Disclaimer

The content of this blog is my personal opinion only. Although I am an employee - currently of Imagination Technologies's MIPS group, in the past of other companies such as Intellectual Ventures, Intel, AMD, Motorola, and Gould - I reveal this only so that the reader may account for any possible bias I may have towards my employer's products. The statements I make here in no way represent my employer's position, nor am I authorized to speak on behalf of my employer. In fact, this posting may not even represent my personal opinion, since occasionally I play devil's advocate.

See http://docs.google.com/View?id=dcxddbtr_23cg5thdfj for photo credits.

Thursday, October 11, 2012

Rewriting history makes you look good

One thing I dislike about rewriting history in version control systems: it makes you look smarter than you are.

Let's imagine that you are developing a feature F. So, starting from the trunk, you do it on a branch

    trunk -> F1 -> F2 -> ...

Then you realize there is a bug in the trunk is something you depend on.  You fix that, but still on your branch


    trunk -> F1 -> F2 -> bugfix_in_F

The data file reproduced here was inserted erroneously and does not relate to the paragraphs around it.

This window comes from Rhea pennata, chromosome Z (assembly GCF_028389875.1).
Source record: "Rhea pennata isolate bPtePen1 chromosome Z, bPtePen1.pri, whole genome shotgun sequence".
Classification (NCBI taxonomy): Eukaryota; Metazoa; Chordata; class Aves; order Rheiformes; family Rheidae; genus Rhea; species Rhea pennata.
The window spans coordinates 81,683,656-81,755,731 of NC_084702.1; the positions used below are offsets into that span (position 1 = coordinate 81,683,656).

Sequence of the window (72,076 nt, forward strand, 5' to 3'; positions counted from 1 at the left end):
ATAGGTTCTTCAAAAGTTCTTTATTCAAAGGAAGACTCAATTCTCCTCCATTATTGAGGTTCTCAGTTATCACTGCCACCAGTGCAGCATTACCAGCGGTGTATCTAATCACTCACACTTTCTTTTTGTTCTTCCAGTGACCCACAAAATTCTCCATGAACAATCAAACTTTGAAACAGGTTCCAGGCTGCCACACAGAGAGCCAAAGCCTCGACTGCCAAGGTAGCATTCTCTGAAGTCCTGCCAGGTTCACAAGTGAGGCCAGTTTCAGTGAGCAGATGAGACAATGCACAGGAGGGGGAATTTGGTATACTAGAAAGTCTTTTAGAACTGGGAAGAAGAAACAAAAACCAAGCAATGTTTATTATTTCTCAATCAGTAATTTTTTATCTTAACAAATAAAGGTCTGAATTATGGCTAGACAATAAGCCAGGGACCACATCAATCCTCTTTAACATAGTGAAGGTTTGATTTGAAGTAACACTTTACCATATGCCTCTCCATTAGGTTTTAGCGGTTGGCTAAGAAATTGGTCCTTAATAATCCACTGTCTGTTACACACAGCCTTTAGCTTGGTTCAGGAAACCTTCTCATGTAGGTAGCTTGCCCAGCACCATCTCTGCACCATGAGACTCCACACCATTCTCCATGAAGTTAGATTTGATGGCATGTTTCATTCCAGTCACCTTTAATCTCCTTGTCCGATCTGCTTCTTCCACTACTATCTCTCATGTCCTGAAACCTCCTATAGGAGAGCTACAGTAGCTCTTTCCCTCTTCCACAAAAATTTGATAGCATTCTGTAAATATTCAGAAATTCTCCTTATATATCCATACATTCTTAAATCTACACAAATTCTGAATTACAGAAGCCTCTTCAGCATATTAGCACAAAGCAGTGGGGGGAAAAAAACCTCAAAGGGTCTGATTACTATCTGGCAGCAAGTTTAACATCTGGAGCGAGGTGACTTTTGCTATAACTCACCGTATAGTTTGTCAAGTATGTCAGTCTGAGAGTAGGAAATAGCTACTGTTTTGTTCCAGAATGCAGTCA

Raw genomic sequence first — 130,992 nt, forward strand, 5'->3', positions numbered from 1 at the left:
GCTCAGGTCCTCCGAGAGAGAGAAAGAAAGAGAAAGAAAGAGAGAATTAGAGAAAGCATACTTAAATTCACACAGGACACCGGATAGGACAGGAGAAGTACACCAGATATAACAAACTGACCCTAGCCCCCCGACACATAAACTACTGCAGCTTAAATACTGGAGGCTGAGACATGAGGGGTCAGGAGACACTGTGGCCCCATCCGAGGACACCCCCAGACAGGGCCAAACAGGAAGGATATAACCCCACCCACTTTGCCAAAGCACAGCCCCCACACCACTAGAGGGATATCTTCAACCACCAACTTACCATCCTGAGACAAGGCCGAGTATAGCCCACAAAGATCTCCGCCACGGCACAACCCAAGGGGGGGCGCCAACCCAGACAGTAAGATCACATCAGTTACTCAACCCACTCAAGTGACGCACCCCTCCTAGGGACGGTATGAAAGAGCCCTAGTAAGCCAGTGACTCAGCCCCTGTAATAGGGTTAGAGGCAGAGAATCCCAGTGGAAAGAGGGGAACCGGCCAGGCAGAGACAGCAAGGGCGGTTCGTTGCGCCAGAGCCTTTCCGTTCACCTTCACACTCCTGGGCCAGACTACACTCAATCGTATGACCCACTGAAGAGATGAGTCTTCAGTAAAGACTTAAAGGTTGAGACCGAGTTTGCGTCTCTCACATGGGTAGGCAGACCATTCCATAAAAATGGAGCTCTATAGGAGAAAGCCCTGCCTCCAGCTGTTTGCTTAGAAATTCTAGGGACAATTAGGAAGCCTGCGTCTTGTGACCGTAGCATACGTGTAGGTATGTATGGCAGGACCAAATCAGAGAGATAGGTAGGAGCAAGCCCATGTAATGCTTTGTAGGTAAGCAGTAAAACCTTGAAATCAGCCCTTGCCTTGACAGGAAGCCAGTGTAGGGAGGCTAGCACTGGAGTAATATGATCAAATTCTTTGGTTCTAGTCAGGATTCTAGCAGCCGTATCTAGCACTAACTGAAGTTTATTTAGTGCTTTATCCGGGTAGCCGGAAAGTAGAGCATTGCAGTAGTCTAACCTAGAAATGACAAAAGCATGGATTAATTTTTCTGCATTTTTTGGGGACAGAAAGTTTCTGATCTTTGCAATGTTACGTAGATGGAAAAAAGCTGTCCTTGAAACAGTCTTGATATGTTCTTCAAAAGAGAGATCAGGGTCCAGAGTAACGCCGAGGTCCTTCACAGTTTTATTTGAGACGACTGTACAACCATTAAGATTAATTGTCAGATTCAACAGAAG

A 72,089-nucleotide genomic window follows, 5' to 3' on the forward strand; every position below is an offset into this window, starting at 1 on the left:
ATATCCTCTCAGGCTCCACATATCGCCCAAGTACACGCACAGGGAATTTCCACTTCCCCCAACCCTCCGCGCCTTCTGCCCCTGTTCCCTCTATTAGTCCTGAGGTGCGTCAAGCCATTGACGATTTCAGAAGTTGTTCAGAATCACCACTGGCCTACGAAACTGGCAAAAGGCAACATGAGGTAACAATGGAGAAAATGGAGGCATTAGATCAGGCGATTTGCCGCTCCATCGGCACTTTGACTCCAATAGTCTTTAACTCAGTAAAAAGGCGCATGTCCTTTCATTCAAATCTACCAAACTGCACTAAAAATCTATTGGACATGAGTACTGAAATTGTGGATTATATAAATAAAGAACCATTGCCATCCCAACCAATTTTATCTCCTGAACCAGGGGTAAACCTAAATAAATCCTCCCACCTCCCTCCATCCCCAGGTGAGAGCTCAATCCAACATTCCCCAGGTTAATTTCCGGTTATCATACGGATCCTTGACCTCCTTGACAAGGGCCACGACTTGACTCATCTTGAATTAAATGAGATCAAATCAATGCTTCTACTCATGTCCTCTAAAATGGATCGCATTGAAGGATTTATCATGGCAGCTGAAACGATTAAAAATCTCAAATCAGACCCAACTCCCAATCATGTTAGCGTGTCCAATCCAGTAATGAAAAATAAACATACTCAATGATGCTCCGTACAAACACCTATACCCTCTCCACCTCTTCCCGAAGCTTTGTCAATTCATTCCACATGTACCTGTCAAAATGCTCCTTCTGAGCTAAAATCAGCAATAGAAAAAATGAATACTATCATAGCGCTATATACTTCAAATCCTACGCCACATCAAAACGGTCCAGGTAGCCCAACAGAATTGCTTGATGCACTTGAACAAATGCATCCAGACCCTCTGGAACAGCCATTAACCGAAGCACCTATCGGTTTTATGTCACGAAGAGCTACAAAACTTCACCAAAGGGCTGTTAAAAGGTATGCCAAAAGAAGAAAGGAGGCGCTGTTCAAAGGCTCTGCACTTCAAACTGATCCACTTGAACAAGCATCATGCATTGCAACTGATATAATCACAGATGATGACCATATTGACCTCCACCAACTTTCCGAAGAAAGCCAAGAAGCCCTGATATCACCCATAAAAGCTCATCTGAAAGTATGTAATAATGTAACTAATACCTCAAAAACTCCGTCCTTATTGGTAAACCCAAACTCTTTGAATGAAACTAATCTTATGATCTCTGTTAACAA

You want to put that bugfix onto the trunk as soon as possible, so you apply t to the trunk.  Now we really have a branch:


    trunk ---------------------------------> bugfix
          \                                                     /
           +->F1 -> F2 -> bugfix_in_F ->+

then eventually you merge the feature

    trunk ---------------------------------> bugfix -----> F
          \                                                  /                /
           +->F1 -> F2 -> bugfix_in_F ------> F3 -> F4

on the trunk the bugfix and the feature appear out of order - at least, out of historical order.  But at least you can see the way things were really done.

(Of course, Mercurial doesn't really support moving a bugfix like this from a branch to the trunk.  It's a partial merge.  Hint: don't use hg merge - that's a full merge - you'll get the feature F1 and F2 as well as the bugfix.   And if you undo that stuff before checking in the isolated bugfix, mercural will remember that, and make it hard to merge the feature later.
       If you are lucky, the partial merge is at file granularity. You can do 
hg update -r default; hg revert -r FeatureBranch file-that-was-bugfixed.cpp; test ...
      If less lucky, merge by hand, cherrypick, edit patch files.  ...
      Or just redo.
)

But apart from Mercurial's not supporting partial merges,
what I really dislike is stripping the branch away from the history,
leaving

trunk ---------------------------------> bugfix -----> F
       

Now, it looks like you were smarter than  you actually were: the bugfix happened out of the blue.

Worse...  working with a group like my present project that is not test-driven, you may not have a failing test for the bugfix.  Or, the failing test for the bugfix may only be integrated when you get the feature.

Sure, don't do that. I wish my project was test driven.  But ...

Must rewrite Michael Feathers' Legacy Code book.

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